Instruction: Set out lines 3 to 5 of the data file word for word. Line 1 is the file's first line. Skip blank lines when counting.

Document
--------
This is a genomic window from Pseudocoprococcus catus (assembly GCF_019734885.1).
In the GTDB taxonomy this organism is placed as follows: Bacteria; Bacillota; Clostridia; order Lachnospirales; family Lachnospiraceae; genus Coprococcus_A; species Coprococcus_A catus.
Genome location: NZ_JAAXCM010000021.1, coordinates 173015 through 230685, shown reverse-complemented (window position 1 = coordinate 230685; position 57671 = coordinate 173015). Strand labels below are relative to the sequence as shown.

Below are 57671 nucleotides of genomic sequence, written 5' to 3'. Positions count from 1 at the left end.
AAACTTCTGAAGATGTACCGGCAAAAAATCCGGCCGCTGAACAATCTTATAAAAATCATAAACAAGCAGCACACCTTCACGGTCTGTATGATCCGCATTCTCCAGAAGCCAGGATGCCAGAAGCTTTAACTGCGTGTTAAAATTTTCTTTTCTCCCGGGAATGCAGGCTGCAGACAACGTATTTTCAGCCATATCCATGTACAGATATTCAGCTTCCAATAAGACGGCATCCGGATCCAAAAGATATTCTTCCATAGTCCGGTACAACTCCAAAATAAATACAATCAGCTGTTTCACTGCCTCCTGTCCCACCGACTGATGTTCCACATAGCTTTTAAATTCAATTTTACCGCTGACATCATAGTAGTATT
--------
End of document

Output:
Genome location: NZ_JAAXCM010000021.1, coordinates 173015 through 230685, shown reverse-complemented (window position 1 = coordinate 230685; position 57671 = coordinate 173015). Strand labels below are relative to the sequence as shown.

Below are 57671 nucleotides of genomic sequence, written 5' to 3'. Positions count from 1 at the left end.
AAACTTCTGAAGATGTACCGGCAAAAAATCCGGCCGCTGAACAATCTTATAAAAATCATAAACAAGCAGCACACCTTCACGGTCTGTATGATCCGCATTCTCCAGAAGCCAGGATGCCAGAAGCTTTAACTGCGTGTTAAAATTTTCTTTTCTCCCGGGAATGCAGGCTGCAGACAACGTATTTTCAGCCATATCCATGTACAGATATTCAGCTTCCAATAAGACGGCATCCGGATCCAAAAGATATTCTTCCATAGTCCGGTACAACTCCAAAATAAATACAATCAGCTGTTTCACTGCCTCCTGTCCCACCGACTGATGTTCCACATAGCTTTTAAATTCAATTTTACCGCTGACATCATAGTAGTATT